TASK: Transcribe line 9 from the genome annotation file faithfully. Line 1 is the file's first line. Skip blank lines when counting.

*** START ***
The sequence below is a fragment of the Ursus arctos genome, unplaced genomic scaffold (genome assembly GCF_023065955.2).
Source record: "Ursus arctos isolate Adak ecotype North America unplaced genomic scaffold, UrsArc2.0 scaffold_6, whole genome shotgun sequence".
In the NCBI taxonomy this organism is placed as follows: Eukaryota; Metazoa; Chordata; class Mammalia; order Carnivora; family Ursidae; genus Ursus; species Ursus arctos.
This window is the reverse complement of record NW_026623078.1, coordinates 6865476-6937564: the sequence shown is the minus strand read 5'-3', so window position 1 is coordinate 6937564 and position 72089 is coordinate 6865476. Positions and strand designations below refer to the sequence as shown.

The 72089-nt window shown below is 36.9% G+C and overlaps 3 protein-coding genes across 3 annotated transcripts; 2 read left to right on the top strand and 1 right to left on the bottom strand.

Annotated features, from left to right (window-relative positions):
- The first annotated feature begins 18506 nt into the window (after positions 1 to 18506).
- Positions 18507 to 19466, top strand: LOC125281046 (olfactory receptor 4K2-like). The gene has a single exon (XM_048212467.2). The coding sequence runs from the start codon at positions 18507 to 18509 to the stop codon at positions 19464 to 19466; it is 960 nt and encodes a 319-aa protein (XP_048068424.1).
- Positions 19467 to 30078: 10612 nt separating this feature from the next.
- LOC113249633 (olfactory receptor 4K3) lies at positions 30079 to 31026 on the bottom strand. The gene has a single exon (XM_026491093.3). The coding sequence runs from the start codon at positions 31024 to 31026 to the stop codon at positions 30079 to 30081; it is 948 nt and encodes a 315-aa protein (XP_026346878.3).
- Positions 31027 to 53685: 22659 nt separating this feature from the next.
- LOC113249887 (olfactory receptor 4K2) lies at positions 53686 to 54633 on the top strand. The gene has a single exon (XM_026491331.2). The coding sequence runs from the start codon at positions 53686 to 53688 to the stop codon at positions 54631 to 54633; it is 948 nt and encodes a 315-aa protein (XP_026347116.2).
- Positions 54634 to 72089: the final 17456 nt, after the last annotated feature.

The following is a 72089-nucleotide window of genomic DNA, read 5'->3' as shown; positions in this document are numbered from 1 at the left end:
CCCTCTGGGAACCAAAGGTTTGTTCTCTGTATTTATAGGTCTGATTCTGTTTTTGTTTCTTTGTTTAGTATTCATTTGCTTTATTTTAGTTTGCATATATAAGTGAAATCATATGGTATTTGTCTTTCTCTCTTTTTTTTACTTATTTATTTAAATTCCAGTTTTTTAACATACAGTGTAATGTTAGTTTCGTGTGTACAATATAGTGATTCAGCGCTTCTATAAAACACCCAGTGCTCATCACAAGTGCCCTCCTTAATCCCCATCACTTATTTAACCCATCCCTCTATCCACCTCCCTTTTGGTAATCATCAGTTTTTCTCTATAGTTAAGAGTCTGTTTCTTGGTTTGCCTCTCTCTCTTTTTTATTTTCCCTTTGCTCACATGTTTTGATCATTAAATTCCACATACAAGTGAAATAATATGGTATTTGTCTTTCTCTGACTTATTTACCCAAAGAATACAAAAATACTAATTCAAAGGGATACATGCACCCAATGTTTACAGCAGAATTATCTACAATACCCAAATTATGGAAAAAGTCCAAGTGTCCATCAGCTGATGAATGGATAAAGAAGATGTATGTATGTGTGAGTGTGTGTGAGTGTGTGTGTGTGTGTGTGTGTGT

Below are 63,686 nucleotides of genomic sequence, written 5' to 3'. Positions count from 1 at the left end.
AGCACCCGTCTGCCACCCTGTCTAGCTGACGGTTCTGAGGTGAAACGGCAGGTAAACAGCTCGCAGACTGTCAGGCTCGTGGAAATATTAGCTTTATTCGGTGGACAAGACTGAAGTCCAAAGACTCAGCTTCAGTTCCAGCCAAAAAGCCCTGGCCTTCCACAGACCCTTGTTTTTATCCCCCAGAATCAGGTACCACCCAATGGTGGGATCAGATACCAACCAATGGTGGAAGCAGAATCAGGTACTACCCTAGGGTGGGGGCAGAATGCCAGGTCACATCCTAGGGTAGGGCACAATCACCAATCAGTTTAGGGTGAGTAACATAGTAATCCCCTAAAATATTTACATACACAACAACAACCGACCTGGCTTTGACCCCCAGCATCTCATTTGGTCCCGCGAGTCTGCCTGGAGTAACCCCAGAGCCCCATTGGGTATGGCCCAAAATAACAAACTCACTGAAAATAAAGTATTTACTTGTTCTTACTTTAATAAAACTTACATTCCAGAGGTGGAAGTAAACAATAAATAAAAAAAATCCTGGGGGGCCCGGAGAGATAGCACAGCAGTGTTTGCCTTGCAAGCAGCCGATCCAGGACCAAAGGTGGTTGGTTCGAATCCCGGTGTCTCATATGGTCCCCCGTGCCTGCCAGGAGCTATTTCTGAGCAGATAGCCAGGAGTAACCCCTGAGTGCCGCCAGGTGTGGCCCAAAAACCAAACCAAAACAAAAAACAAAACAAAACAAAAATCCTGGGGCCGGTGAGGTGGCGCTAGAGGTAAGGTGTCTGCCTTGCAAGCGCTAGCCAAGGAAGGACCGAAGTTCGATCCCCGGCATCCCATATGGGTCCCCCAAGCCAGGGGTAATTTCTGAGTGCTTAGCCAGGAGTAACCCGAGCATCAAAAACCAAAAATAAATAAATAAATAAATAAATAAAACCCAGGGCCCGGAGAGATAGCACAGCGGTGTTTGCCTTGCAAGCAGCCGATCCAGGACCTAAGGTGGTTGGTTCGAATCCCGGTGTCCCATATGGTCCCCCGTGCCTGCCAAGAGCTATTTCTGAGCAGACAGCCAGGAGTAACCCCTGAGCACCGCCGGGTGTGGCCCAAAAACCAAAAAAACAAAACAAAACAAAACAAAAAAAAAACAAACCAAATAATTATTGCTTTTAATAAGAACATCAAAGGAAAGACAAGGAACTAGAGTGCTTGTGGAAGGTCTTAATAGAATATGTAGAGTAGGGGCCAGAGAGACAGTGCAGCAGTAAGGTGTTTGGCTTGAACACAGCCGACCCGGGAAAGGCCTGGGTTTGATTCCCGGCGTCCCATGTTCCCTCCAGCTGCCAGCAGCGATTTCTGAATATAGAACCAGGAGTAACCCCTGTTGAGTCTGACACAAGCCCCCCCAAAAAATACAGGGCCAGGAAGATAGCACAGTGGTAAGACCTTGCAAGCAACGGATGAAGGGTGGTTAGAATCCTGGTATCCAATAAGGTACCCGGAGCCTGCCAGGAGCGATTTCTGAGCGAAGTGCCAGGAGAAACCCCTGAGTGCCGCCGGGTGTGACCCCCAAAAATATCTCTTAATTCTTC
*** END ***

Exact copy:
- Positions 19467 to 30078: 10612 nt separating this feature from the next.